Dog Problem Becomes Critical - 1-, 2003 – 31: 1
Animals Have Rights Too!
In a direct contradiction to what has been reported by the Minister of Agriculture and Fisheries V. Alfred Gray, officials of the Bahamas Humane Society said in a press release yesterday that the stray dog problem has reached a "critical stage."
The escalation of the stray dog problem in the Bahamas appears to give credence to international concerns about the dilemma.
Yesterday, a tourist Paradise turned into a terrifying venue for a Canadian visitor when she was mauled by stray dogs. The incident has prompted reaction from local animal rights organizations leaving them calling for more concrete measures to deal with the stray dog problem.
Police told the Bahama journal that two mixed breed dogs attacked Shannon Synder while she walked along the beach in Harbour Island, biting her arms and legs.
She was airlifted to New Providence and was receiving medial treatment at Doctor's Hospital.
Yesterday, the Humane Society claimed in a press release that the incident could have been avoided if amendments to the Dog Act had been made.
The comments came as the international animal rights group People United for the Ethical Treatment of Animals is asking tourists to call the Prime Minister and the Minister of Tourism requesting a solution to the canine dilemma.
"The Bahamas Humane Society has received more than 20 letters from the Ministry of Tourism concerning the stray dog problem and the negative effects the neglected dogs have on the tourism sector," said Stephen Turnquest, an animal inspector.
Mr. Turnquest said the letters were also sent to the Ministry of Agriculture suggesting that the Ministers discuss the serious problem of stray dogs in the country.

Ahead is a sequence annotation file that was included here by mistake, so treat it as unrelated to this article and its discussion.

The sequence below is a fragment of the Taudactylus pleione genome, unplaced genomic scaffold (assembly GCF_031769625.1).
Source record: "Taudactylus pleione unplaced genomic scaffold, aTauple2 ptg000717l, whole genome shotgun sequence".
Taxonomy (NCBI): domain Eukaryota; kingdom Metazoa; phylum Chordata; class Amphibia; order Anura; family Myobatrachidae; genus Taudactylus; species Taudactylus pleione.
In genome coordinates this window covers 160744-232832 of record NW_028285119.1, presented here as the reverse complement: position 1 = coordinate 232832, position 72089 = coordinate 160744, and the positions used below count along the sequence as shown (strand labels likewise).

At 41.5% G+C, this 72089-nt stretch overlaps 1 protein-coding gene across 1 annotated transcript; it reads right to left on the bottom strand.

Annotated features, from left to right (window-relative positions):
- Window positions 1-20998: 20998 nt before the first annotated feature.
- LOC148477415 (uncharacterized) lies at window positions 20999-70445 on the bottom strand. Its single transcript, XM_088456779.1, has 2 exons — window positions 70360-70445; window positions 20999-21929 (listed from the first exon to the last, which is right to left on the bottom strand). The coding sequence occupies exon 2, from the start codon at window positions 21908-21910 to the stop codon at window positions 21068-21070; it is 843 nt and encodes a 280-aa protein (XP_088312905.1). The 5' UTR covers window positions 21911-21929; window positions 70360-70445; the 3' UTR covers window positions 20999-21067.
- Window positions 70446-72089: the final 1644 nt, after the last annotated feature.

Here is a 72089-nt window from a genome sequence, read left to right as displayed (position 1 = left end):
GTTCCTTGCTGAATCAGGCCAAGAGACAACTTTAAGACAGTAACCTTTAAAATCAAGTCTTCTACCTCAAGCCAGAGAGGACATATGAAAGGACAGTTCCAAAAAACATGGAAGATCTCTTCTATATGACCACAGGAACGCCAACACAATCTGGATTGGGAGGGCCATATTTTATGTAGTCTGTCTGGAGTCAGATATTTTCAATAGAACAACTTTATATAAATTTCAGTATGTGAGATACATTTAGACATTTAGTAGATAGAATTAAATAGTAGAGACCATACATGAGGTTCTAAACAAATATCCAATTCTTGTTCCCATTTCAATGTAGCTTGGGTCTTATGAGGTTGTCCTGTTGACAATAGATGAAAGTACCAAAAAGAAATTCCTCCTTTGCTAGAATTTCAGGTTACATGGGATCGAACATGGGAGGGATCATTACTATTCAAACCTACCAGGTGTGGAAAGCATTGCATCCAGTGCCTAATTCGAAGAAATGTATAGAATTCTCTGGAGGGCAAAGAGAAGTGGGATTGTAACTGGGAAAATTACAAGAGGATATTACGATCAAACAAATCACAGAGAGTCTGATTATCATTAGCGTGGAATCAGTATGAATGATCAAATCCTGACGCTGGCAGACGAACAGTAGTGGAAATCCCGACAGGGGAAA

"It is the hope that the Minister of Agriculture will visit the Canine Control Unit so that a solution to the dog problem can be worked out," he said.
Former Member of Parliament for Malcolm Creek Lester Turnquest, meanwhile, renewed his call yesterday for Pit Bull dogs to be banned from the country.
According to Mr. Turnquest, while in parliament, he had drafted a private members bill proposing an amendment to the Dog Act to make the owners of "dangerous" dogs responsible for the actions of their pets.
"I thought that would have made sense because the Pit Bull originates in the United Kingdom and they have since banned it," he said. "In the Bahamas we are just sort of fooling ourselves and closing our eyes to the obvious, the dog is dangerous."
Inspector Turnquest said that the Bahamas Humane Society has been trying to get Pit Bulls banned from the Bahamas since 1982. Mr. Turnquest said that while the Pit Bulls are treated at the Humane Society clinic, they are considered to be a "very aggressive breed."
He said no one should have Pit Bulls as pets.
"The Humane Society advises that all animal owners properly enclose their animals, as owners are liable for their animals' actions," he said. "There is a fine for having a ferocious dog at large."
Inspector Turnquest advised that anyone who wants to get rid of animals should contact the Canine Control Unit, which falls under the Ministry of Agriculture.
By Yvette Rolle-Major, The Bahama Journal